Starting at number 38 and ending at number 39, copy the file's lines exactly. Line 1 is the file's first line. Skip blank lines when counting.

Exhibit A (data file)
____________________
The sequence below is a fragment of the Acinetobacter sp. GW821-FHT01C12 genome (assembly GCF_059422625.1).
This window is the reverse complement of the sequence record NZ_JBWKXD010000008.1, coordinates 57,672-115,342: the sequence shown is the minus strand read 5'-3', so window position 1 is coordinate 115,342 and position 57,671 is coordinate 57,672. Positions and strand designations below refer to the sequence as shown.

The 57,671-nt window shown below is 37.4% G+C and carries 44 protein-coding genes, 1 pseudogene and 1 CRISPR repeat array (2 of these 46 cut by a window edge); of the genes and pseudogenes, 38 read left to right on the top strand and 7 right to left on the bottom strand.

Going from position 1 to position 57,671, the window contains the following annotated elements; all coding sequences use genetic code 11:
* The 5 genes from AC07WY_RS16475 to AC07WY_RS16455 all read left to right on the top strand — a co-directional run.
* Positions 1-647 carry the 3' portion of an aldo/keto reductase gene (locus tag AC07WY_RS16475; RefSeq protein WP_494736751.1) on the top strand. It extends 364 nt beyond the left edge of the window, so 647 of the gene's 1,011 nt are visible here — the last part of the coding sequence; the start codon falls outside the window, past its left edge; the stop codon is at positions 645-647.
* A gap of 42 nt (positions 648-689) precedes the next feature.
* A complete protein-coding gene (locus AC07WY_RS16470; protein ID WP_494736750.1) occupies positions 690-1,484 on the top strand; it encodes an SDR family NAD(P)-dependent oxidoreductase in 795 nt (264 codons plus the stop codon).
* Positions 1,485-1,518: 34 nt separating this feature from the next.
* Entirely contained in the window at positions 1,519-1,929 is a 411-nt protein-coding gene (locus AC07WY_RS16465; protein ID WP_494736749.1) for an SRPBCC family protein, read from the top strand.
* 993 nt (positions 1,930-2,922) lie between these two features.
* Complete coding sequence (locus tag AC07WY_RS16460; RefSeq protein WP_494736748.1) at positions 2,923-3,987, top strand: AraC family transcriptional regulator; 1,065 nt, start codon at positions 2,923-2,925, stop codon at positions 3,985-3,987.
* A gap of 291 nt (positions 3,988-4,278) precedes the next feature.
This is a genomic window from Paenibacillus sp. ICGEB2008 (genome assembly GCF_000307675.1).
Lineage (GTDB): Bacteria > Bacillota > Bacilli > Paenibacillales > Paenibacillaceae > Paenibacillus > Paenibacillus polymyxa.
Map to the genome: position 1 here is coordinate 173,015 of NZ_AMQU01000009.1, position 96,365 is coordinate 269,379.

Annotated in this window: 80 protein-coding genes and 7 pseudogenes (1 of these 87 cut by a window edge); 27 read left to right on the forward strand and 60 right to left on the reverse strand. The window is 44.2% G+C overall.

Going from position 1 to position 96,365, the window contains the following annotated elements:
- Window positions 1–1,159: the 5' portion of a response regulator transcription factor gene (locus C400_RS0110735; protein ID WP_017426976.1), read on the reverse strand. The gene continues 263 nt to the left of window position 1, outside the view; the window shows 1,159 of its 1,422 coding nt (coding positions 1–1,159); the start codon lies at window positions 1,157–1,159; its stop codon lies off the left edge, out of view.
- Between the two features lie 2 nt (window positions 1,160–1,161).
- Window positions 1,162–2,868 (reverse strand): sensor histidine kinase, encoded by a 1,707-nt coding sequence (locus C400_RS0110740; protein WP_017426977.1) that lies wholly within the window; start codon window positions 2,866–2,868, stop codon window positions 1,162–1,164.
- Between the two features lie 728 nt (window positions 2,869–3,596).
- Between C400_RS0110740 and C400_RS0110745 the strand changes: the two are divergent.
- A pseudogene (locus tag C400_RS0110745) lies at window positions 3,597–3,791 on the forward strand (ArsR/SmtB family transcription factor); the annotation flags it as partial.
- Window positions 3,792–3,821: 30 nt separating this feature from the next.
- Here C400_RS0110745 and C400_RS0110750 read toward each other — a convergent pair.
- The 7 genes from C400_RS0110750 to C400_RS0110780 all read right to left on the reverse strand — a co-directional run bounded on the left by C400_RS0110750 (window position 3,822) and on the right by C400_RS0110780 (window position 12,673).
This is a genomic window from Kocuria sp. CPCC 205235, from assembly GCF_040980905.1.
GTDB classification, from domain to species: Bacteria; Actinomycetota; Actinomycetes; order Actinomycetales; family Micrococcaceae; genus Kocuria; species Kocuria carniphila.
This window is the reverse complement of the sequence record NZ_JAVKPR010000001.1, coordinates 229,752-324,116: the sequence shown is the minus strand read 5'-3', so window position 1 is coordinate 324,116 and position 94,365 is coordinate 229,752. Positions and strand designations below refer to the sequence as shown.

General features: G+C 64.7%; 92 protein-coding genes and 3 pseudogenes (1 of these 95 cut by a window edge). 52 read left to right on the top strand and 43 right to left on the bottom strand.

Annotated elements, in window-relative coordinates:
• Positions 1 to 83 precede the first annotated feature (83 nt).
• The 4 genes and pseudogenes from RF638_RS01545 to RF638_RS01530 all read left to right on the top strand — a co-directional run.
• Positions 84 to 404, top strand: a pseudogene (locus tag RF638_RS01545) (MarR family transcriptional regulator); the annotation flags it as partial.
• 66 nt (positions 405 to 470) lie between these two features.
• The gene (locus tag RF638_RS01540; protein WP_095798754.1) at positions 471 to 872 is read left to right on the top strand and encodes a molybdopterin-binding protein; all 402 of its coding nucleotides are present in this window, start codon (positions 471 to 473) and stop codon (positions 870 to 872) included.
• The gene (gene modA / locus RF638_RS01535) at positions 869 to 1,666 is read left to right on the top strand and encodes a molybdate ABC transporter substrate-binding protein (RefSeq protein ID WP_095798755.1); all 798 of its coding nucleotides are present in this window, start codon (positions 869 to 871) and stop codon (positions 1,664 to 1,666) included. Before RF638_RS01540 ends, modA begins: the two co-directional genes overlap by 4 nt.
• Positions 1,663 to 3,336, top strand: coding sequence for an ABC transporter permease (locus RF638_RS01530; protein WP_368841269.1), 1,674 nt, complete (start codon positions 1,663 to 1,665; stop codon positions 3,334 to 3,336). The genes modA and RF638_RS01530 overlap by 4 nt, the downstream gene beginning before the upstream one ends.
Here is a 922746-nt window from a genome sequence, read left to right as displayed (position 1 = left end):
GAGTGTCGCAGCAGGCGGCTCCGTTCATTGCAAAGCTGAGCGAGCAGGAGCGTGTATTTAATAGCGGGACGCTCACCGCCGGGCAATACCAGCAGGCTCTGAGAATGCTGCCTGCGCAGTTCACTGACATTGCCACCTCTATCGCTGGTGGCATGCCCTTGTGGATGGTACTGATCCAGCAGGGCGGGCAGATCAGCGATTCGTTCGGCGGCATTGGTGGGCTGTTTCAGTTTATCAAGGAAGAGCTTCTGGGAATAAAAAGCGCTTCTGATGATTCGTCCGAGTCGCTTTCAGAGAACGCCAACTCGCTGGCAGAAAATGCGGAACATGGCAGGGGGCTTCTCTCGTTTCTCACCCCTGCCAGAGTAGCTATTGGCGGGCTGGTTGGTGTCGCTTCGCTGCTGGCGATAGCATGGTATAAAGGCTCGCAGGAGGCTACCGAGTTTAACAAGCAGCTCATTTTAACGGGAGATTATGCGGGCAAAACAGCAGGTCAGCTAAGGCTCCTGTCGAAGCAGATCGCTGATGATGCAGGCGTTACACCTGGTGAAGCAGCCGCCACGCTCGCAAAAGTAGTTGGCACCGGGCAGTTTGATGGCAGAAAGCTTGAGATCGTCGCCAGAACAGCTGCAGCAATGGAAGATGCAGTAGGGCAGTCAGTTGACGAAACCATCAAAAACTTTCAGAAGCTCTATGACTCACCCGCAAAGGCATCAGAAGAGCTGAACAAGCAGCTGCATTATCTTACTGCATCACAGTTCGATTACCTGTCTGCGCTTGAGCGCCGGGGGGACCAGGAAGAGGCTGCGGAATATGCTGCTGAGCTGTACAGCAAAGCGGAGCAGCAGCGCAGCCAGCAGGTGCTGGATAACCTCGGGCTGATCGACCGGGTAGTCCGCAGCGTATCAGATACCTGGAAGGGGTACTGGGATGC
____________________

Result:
• The gene (gene modA / locus RF638_RS01535) at positions 869 to 1,666 is read left to right on the top strand and encodes a molybdate ABC transporter substrate-binding protein (RefSeq protein ID WP_095798755.1); all 798 of its coding nucleotides are present in this window, start codon (positions 869 to 871) and stop codon (positions 1,664 to 1,666) included. Before RF638_RS01540 ends, modA begins: the two co-directional genes overlap by 4 nt.
• Positions 1,663 to 3,336, top strand: coding sequence for an ABC transporter permease (locus RF638_RS01530; protein WP_368841269.1), 1,674 nt, complete (start codon positions 1,663 to 1,665; stop codon positions 3,334 to 3,336). The genes modA and RF638_RS01530 overlap by 4 nt, the downstream gene beginning before the upstream one ends.